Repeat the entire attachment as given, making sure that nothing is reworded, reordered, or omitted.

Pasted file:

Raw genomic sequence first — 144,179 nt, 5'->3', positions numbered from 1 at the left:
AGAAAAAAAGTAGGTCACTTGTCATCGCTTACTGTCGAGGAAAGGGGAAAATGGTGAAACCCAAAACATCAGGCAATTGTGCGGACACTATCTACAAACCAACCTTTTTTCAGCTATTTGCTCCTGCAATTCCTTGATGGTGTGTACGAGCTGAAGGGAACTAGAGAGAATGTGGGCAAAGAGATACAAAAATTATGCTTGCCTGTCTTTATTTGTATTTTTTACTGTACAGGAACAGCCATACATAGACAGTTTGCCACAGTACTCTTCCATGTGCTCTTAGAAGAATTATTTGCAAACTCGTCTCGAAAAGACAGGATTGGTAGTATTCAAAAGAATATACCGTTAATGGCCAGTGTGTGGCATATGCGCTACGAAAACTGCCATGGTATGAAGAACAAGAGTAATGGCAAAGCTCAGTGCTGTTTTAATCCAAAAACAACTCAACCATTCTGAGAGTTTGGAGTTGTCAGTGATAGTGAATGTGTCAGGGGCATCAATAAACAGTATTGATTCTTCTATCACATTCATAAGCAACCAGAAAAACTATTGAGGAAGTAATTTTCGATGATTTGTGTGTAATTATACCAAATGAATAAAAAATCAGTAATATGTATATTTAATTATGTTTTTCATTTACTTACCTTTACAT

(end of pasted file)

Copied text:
Raw genomic sequence first — 144,179 nt, 5'->3', positions numbered from 1 at the left:
AGAAAAAAAGTAGGTCACTTGTCATCGCTTACTGTCGAGGAAAGGGGAAAATGGTGAAACCCAAAACATCAGGCAATTGTGCGGACACTATCTACAAACCAACCTTTTTTCAGCTATTTGCTCCTGCAATTCCTTGATGGTGTGTACGAGCTGAAGGGAACTAGAGAGAATGTGGGCAAAGAGATACAAAAATTATGCTTGCCTGTCTTTATTTGTATTTTTTACTGTACAGGAACAGCCATACATAGACAGTTTGCCACAGTACTCTTCCATGTGCTCTTAGAAGAATTATTTGCAAACTCGTCTCGAAAAGACAGGATTGGTAGTATTCAAAAGAATATACCGTTAATGGCCAGTGTGTGGCATATGCGCTACGAAAACTGCCATGGTATGAAGAACAAGAGTAATGGCAAAGCTCAGTGCTGTTTTAATCCAAAAACAACTCAACCATTCTGAGAGTTTGGAGTTGTCAGTGATAGTGAATGTGTCAGGGGCATCAATAAACAGTATTGATTCTTCTATCACATTCATAAGCAACCAGAAAAACTATTGAGGAAGTAATTTTCGATGATTTGTGTGTAATTATACCAAATGAATAAAAAATCAGTAATATGTATATTTAATTATGTTTTTCATTTACTTACCTTTACAT